Gozi trojan scheme nears end

Most people are likely familiar with some sort of cybercrime. If not from personal experience, everyone probably knows someone who has been affected by such crimes. One of the most famous crimes in the cyber realm may soon come to an end. The three leaders of the Gozi cybercrime gang have been indicted in federal court, leading to the potential end of their reign of terror.

The Gozi Trojan was successful in stealing millions of dollars from people throughout the past few years. The virus prompted computer users to enter further information such as their mother’s maiden name and social security numbers in order to gain access to their online accounts. This information was then sent to a server in California, which relayed the information central command-and-control which was located in the Netherlands. From there, many online criminals could buy this personal information and use it to transfer out money from other people’s accounts. The Gozi Trojan has infected over 1 million computers worldwide, including over 40,000 in the United States.

Three Eastern-European men are currently in US custody and are being held on the accusation of being the creators and distributors of the Gozi Trojan, in addition to being the leaders of the Gozi gang as a whole. These men face charges anywhere from 65 to 95 years in prison.

A Russian national by the name of Nikita Kuzmin is allegedly the mastermind behind the whole operation. It is believed that Kuzmin is the one who designed the technical specifications and hired a computer programmer to design the Gozi Trojan back in 2005. Kuzmin was arrested in the United States in 2010, and in 2011 pleaded guilty to charges of computer intrusion and fraud.

Additionally, a man named Deniss Calovskis, of Latvia, has been charged with allegedly writing some of the most effective components of the computer code present in the Gozi Trojan. He was arrested in Latvia in November of 2012, and has been indicted on many charges including conspiracy to commit aggravated identity theft.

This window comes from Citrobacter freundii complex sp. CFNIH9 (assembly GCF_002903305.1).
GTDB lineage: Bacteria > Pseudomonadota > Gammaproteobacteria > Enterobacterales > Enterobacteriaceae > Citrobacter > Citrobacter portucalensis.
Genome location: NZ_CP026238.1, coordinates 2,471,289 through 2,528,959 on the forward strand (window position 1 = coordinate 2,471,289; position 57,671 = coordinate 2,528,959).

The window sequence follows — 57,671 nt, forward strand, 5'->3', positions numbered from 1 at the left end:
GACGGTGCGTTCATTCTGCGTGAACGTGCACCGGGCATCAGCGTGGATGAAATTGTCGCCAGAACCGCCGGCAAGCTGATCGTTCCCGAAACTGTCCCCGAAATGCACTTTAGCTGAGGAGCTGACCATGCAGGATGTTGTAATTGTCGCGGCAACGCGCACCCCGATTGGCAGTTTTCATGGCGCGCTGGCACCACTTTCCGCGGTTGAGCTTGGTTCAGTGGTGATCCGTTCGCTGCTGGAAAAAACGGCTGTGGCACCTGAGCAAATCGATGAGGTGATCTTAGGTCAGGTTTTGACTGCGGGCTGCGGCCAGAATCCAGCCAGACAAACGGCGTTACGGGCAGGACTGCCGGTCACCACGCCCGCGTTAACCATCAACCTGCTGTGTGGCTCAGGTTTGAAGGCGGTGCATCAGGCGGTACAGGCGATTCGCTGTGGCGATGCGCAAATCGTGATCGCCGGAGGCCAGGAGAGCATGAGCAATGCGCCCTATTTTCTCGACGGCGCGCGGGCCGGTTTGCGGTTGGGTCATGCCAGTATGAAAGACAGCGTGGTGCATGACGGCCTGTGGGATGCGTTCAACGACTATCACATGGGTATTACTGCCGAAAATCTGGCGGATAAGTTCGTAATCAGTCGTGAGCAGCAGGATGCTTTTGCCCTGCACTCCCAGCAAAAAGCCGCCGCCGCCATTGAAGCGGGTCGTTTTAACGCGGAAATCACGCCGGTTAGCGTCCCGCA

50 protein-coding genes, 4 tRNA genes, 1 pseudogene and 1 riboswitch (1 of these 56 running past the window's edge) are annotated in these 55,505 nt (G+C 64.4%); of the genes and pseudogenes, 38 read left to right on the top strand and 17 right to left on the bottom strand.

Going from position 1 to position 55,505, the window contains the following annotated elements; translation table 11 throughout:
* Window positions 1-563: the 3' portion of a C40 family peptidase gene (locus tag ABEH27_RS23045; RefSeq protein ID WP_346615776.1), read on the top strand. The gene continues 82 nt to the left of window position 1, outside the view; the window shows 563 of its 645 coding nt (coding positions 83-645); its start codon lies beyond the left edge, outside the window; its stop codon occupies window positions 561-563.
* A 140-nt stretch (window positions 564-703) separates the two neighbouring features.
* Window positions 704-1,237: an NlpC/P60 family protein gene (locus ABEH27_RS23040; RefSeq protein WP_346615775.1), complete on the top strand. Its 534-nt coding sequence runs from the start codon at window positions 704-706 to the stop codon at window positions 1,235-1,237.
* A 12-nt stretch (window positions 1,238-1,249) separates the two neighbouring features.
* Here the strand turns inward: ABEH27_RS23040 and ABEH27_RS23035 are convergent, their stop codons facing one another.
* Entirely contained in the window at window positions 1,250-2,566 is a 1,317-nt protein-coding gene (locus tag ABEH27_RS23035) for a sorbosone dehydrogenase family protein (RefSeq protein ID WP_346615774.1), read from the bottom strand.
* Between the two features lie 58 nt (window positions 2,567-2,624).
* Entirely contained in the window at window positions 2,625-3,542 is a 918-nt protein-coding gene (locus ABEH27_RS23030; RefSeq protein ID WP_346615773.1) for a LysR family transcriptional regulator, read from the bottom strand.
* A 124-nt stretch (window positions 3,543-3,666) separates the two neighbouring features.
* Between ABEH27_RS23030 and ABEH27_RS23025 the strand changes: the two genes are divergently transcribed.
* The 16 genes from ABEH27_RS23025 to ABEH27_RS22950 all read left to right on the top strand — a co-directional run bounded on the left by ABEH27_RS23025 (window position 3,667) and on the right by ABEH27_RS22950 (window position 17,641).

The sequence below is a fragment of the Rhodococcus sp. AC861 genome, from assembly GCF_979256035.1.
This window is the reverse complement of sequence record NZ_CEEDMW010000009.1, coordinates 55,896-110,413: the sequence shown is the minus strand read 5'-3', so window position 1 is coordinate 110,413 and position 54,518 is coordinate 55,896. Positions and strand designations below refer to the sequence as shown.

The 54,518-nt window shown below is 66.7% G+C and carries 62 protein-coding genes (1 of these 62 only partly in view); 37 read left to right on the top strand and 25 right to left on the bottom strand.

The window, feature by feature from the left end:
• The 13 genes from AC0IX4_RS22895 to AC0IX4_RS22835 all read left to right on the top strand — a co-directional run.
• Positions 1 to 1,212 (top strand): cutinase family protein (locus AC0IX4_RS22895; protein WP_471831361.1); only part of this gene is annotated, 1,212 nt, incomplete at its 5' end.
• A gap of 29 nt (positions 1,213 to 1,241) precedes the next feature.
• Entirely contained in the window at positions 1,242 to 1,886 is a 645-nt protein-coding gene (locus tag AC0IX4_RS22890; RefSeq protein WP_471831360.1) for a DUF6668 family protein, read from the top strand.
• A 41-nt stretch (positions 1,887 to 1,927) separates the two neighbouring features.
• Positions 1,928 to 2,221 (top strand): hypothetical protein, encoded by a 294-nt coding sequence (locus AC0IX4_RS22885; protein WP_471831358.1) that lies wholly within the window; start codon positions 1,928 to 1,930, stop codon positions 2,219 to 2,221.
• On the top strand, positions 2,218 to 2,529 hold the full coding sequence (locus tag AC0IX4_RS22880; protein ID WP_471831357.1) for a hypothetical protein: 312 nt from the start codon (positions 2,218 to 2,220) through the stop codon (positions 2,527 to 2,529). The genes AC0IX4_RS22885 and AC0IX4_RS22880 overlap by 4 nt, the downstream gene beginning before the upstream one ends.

Finally, a Romanian man named Mihai Ionut Paunescu has been charged. It is believed that he operated the “bulletproof hosting” service that allowed for the Gozi Trojan to be distributed so effectively. Paunescu’s hosting service has also been essential in allowing other cybercriminals to distribute various other forms of malware.

The Gozi Trojan became effective through what is called the “76 service” in which Kuzmin would sell access to the information to other cybercriminals for a weekly fee. The service evolved into allowing criminals to specify their reign of terror by picking questions and even focusing on a country of their choosing. Eventually, in 2009, Kuzmin reached a point where he began selling the source code for the Gozi Trojan for $50,000 per copy.

For the first three years of the creation of the Gozi Trojan, the group focused exclusively on European banks. Due to this situation, many law enforcement officers in the United States lacked an interest in the case since it wasn’t directly affecting the US. However, in 2010, the Gozi gang switched their focus and almost exclusively targeting US banks, which is the point where the FBI began to take interest in the case. Since its creation, the Gozi Trojan has infected computers all across the world, and even gained access to 160 computers at NASA, where it began to steal login credentials.

Now that these three men are being charged, the future of the Gozi Trojan is a big question. Unlike many other forms of malware, the Gozi Trojan lacks a certain level of user friendliness, which makes it require more expertise in order to operate. That fact combined with the tight-knit nature of the gang suggests that the Gozi Trojan will likely fade away in near future.